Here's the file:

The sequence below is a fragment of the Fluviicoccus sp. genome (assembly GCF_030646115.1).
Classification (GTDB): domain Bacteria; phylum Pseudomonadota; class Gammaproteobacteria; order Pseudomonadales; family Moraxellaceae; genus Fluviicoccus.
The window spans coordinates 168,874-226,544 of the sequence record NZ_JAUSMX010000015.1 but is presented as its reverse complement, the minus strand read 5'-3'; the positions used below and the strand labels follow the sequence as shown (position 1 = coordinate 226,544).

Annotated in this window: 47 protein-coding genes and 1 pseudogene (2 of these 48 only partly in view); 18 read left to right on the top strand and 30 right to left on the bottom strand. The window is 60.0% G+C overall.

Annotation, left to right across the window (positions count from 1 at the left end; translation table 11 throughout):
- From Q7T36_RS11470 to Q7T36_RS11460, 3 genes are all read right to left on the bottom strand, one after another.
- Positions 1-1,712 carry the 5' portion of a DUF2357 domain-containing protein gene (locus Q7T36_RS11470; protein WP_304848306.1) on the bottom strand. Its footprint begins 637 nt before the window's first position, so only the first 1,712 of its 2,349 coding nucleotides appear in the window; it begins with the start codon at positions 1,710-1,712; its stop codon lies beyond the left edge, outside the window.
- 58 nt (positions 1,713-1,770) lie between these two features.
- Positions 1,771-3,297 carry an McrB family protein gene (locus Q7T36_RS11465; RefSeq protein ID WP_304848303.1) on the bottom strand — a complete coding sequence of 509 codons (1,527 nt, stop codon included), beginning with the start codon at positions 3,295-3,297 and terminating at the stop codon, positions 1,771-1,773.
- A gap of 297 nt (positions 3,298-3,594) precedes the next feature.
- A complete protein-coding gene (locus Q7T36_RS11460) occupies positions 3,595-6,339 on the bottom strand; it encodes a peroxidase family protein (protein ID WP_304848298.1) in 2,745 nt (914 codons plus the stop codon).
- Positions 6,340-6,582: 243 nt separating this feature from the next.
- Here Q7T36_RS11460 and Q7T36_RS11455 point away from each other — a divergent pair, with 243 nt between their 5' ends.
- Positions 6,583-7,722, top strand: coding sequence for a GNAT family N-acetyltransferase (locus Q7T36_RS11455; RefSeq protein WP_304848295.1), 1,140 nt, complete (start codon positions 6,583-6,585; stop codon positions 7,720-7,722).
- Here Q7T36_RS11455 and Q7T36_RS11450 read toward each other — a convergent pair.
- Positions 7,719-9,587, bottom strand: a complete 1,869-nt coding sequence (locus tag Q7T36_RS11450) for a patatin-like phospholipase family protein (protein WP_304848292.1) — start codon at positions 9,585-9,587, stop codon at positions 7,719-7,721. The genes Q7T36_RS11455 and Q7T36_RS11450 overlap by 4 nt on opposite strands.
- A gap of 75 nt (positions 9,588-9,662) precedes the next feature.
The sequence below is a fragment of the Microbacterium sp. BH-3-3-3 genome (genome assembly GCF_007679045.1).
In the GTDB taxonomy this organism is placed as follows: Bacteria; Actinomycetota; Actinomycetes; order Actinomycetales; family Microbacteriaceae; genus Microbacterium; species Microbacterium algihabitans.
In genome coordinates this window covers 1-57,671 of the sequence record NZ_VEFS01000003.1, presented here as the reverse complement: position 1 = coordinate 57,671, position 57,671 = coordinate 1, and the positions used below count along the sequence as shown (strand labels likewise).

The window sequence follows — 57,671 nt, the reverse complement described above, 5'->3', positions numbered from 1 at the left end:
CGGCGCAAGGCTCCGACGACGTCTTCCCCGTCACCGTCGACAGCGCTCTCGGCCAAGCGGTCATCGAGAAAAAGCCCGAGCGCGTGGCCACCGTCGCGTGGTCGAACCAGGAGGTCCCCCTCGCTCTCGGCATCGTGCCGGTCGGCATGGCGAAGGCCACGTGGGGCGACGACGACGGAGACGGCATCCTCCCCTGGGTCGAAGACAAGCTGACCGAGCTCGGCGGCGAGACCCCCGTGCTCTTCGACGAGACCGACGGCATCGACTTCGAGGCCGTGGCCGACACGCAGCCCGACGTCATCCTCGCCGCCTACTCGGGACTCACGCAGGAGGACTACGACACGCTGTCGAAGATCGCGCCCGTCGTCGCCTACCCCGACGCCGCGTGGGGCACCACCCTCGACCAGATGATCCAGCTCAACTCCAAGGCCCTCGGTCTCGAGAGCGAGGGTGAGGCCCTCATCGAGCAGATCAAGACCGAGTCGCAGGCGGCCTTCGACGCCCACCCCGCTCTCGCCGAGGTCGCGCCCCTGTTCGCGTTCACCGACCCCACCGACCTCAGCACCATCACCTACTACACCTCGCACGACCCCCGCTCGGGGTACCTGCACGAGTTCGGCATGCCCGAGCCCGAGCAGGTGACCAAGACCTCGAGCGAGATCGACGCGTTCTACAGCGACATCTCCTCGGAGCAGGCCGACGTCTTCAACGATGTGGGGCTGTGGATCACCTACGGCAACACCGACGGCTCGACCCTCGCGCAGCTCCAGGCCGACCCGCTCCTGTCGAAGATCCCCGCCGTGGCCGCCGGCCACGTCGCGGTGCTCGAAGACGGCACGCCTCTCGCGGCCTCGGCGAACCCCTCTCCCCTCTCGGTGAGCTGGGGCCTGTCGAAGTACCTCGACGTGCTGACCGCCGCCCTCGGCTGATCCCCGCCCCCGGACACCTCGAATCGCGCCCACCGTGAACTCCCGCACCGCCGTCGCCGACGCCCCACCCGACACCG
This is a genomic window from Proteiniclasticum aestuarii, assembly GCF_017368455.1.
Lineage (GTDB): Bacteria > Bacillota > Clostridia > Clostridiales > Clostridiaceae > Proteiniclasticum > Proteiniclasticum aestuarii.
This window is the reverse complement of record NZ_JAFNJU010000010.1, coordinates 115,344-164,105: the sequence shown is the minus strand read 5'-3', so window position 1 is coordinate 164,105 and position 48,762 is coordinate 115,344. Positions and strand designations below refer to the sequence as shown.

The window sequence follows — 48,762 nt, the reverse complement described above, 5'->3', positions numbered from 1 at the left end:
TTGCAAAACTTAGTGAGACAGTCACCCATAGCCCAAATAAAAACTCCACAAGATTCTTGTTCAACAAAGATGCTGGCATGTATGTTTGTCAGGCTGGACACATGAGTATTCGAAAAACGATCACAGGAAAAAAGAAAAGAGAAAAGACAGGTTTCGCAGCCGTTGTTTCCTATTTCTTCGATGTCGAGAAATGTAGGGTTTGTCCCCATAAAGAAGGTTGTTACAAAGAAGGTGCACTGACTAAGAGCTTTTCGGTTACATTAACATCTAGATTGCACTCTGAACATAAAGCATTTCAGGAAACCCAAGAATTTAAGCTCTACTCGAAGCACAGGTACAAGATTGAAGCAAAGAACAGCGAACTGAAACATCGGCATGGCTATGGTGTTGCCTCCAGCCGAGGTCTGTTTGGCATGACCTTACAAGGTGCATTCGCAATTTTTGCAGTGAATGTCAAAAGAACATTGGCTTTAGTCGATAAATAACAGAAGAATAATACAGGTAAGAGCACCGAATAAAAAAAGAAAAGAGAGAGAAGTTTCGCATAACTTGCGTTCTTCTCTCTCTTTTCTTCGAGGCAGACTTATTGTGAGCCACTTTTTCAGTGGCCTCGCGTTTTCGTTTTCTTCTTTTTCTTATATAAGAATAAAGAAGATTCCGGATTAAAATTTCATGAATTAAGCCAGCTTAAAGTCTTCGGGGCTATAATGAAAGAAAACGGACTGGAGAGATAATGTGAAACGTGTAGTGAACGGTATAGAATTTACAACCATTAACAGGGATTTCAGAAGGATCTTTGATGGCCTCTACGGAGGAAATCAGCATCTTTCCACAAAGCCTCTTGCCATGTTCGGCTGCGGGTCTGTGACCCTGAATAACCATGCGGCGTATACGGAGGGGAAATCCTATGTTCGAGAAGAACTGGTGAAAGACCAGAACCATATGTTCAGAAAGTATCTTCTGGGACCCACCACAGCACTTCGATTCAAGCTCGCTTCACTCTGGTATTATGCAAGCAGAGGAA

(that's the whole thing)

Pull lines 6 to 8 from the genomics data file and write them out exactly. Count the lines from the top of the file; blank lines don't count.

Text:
- From Q7T36_RS11470 to Q7T36_RS11460, 3 genes are all read right to left on the bottom strand, one after another.
- Positions 1-1,712 carry the 5' portion of a DUF2357 domain-containing protein gene (locus Q7T36_RS11470; protein WP_304848306.1) on the bottom strand. Its footprint begins 637 nt before the window's first position, so only the first 1,712 of its 2,349 coding nucleotides appear in the window; it begins with the start codon at positions 1,710-1,712; its stop codon lies beyond the left edge, outside the window.
- 58 nt (positions 1,713-1,770) lie between these two features.